Waters of the State
46 Pages Posted: 22 Jun 2018
Date Written: June 8, 2018
The Southern Nevada Water Authority, the agency that provides Las Vegas with water, is in the process of building a massive water pipeline from the eastern-central part of Nevada to Las Vegas. This pipeline is a nearly-unprecedented feat of engineering and water distribution, and stands to move over 27 million gallons of water a year. Once completed, the pipeline will be one of the largest of its kind in human history.
If the state of Nevada authorizes a state authority to go forward with this project, it would help solve a serious water supply problem for its largest population center at the expense of diminished water for existing rural users. Can the state freely reallocate water within its borders? More fundamentally, what powers and rights does the state have over water within its territorial boundaries with respect to its private citizens, neighboring states, and federal government? Nevada, by statute, has declared that “[t]he water of all sources of water supply within the boundaries of the State whether above or beneath the surface of the ground, belongs to the public.” As the waters of Nevada belong to the public, the state can regulate water use (police power), protect water resources for the public (public trust doctrine), and go to court on behalf of the public’s interest in water (parens patriae). These sovereign powers and rights give the state considerable control and even some duties over its water, but they do not amount to ownership. The state of Nevada is a sovereign with respect to its water, but not a property owner, and it can’t allocate, dispose, or protect its water as it would a state building or vehicle.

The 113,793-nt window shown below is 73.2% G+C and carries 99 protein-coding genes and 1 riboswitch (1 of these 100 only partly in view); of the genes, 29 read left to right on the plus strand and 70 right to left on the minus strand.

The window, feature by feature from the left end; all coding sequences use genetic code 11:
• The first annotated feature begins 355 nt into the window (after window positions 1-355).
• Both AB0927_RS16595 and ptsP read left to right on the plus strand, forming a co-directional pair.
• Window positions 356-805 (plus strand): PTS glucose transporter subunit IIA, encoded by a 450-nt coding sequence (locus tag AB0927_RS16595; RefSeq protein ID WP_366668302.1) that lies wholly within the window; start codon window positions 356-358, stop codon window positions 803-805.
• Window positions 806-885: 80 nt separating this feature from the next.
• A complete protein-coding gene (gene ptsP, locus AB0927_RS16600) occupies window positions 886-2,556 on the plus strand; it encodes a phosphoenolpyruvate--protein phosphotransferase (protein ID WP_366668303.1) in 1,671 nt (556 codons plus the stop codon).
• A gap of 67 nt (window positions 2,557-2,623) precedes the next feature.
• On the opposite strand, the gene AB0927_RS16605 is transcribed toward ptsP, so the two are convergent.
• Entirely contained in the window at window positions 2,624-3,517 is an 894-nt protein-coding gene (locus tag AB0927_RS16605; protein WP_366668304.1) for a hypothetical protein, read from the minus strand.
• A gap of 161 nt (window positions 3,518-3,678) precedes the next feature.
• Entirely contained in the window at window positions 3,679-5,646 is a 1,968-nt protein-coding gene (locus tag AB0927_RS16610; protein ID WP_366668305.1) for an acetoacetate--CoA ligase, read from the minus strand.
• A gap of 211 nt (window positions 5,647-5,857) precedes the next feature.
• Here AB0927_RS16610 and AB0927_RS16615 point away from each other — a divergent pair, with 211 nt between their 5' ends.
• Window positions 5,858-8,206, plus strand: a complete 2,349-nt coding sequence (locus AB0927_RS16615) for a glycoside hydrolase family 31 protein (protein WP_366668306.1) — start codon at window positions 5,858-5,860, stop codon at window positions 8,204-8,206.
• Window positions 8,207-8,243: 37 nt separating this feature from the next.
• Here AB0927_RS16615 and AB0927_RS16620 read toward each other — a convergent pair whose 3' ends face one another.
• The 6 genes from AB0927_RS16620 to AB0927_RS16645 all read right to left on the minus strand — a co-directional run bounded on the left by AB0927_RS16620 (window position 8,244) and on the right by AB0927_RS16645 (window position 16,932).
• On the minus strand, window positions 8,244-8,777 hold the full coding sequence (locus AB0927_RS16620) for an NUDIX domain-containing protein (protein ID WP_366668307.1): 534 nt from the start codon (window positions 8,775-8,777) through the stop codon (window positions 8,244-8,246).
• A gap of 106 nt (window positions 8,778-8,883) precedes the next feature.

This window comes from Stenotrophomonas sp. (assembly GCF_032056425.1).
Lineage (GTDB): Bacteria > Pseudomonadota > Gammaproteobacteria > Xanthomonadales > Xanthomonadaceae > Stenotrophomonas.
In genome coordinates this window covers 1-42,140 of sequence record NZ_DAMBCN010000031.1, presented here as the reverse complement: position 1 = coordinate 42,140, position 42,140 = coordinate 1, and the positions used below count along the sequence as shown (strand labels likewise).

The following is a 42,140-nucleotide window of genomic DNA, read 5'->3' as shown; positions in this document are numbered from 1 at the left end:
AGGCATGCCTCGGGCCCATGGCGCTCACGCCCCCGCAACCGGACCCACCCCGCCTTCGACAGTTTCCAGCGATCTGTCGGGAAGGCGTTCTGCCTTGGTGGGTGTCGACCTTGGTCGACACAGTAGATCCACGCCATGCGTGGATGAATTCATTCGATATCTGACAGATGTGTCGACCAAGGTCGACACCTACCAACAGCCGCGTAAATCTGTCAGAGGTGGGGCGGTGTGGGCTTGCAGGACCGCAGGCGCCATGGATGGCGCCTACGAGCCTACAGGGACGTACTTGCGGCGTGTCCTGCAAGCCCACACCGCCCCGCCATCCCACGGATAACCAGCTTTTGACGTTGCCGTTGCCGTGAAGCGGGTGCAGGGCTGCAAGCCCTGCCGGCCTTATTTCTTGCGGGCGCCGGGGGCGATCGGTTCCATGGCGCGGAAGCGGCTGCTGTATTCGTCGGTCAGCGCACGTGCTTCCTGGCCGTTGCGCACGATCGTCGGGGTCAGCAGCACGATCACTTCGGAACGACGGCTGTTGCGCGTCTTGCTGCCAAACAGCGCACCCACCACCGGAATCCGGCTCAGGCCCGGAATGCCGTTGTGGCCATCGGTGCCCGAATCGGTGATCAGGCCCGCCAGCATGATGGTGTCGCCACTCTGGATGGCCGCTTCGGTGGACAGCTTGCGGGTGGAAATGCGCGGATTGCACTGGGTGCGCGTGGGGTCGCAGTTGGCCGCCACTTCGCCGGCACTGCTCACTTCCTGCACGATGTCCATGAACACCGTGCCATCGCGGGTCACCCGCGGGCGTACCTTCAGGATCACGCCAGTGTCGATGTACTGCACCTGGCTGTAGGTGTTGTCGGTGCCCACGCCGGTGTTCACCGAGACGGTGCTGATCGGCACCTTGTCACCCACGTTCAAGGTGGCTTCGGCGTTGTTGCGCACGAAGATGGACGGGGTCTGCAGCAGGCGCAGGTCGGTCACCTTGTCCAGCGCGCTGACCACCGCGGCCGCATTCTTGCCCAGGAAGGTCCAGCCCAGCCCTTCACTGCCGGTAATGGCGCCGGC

But what if a similar proposal were floated in a different state facing water allocation challenges, such as Wyoming. Wyoming’s constitution provides: “The water of all natural streams, springs, lakes or other collections of still water, within the boundaries of the state, are hereby declared to be the property of the state.” This self-declaration of water ownership sounds like it gives the state fundamentally different rights over water. It suggests that the state has a proprietary power over all water within its territory. Perhaps the state could allocate and reallocate water to private users, denying water use at will. Further, if the water is simply state property, it can sell it off, hoard and store it for future speculative uses, or simply give it away when politically convenient. And if Wyoming owns the water within its borders, can it demand that its neighbors’ water use have no physical transboundary impacts, essentially drawing a property line through the water cycle?
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